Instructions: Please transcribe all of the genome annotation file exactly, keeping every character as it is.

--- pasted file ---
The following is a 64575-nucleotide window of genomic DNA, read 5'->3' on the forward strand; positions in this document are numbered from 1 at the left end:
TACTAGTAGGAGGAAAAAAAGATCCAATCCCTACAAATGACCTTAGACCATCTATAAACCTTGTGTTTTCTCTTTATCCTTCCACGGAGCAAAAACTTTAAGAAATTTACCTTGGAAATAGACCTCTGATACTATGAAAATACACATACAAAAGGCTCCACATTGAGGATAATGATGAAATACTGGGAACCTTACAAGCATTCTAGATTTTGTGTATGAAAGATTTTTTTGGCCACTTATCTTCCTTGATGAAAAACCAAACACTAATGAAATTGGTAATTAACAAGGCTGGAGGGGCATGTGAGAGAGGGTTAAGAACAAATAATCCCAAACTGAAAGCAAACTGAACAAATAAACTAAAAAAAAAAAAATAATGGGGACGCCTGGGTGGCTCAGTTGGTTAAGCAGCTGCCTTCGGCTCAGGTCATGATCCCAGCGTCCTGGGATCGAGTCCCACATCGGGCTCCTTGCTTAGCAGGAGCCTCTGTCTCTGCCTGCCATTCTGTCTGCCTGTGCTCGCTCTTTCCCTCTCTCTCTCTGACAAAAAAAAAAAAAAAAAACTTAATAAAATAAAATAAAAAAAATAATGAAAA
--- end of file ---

The following is a 64575-nucleotide window of genomic DNA, read 5'->3' on the forward strand; positions in this document are numbered from 1 at the left end:
TACTAGTAGGAGGAAAAAAAGATCCAATCCCTACAAATGACCTTAGACCATCTATAAACCTTGTGTTTTCTCTTTATCCTTCCACGGAGCAAAAACTTTAAGAAATTTACCTTGGAAATAGACCTCTGATACTATGAAAATACACATACAAAAGGCTCCACATTGAGGATAATGATGAAATACTGGGAACCTTACAAGCATTCTAGATTTTGTGTATGAAAGATTTTTTTGGCCACTTATCTTCCTTGATGAAAAACCAAACACTAATGAAATTGGTAATTAACAAGGCTGGAGGGGCATGTGAGAGAGGGTTAAGAACAAATAATCCCAAACTGAAAGCAAACTGAACAAATAAACTAAAAAAAAAAAAATAATGGGGACGCCTGGGTGGCTCAGTTGGTTAAGCAGCTGCCTTCGGCTCAGGTCATGATCCCAGCGTCCTGGGATCGAGTCCCACATCGGGCTCCTTGCTTAGCAGGAGCCTCTGTCTCTGCCTGCCATTCTGTCTGCCTGTGCTCGCTCTTTCCCTCTCTCTCTCTGACAAAAAAAAAAAAAAAAAACTTAATAAAATAAAATAAAAAAAATAATGAAAA